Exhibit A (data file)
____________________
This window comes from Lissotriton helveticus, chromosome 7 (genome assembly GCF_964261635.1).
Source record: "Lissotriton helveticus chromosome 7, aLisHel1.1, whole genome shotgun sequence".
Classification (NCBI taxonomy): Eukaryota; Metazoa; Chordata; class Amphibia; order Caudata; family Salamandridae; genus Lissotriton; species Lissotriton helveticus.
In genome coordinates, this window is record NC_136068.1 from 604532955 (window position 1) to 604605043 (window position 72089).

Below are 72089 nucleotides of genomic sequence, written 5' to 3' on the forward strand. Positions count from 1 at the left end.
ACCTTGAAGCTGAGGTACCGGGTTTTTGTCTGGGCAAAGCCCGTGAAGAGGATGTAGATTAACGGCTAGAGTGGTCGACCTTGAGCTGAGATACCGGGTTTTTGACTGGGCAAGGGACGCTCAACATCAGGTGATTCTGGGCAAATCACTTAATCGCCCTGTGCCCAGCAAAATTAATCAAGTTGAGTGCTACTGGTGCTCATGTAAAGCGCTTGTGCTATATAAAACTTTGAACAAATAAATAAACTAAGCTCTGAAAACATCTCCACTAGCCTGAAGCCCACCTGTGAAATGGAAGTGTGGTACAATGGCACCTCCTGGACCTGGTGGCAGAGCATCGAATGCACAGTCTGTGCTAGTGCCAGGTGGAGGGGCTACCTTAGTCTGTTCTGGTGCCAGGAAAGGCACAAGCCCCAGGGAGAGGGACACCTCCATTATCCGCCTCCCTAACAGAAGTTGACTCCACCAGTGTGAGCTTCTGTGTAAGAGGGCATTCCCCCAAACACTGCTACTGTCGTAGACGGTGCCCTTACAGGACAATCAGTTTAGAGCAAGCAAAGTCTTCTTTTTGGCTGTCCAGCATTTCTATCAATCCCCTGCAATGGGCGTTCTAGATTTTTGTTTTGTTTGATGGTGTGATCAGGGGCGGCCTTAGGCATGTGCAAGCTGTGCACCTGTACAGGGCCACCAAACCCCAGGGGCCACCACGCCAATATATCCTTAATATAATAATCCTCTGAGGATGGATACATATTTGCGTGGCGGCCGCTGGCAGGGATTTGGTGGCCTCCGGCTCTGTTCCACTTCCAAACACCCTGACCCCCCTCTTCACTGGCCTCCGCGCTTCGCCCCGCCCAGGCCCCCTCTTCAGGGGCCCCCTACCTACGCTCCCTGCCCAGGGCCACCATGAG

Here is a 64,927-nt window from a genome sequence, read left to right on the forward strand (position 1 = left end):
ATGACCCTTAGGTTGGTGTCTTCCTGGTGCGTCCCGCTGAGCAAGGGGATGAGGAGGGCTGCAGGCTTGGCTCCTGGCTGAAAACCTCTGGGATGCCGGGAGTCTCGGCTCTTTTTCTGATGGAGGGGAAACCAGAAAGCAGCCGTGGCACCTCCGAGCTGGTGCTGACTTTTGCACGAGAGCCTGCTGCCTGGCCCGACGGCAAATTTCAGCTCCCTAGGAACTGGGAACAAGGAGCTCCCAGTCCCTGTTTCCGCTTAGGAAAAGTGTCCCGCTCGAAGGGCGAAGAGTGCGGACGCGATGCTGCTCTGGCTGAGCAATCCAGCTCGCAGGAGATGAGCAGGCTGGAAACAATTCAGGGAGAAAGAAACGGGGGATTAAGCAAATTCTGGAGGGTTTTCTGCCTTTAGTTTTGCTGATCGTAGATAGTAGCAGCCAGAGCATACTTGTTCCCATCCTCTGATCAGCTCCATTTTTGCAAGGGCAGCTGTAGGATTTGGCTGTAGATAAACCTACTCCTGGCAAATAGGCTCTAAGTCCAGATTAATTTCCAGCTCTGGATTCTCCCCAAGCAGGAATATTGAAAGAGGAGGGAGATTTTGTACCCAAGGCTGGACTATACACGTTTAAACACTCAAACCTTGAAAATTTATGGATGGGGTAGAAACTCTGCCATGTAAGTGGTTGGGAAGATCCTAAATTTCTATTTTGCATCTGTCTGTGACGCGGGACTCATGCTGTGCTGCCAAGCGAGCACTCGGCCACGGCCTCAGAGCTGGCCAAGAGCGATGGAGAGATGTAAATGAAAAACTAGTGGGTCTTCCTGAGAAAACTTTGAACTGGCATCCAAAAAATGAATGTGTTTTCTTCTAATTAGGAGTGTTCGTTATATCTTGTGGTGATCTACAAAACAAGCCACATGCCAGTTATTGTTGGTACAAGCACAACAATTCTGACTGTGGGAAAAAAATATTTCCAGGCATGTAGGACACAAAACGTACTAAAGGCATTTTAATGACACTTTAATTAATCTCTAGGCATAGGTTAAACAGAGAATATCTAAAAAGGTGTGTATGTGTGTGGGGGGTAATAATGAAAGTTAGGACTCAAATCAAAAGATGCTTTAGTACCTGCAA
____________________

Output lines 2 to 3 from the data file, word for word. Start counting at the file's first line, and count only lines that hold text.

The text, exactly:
Source record: "Lissotriton helveticus chromosome 7, aLisHel1.1, whole genome shotgun sequence".
Classification (NCBI taxonomy): Eukaryota; Metazoa; Chordata; class Amphibia; order Caudata; family Salamandridae; genus Lissotriton; species Lissotriton helveticus.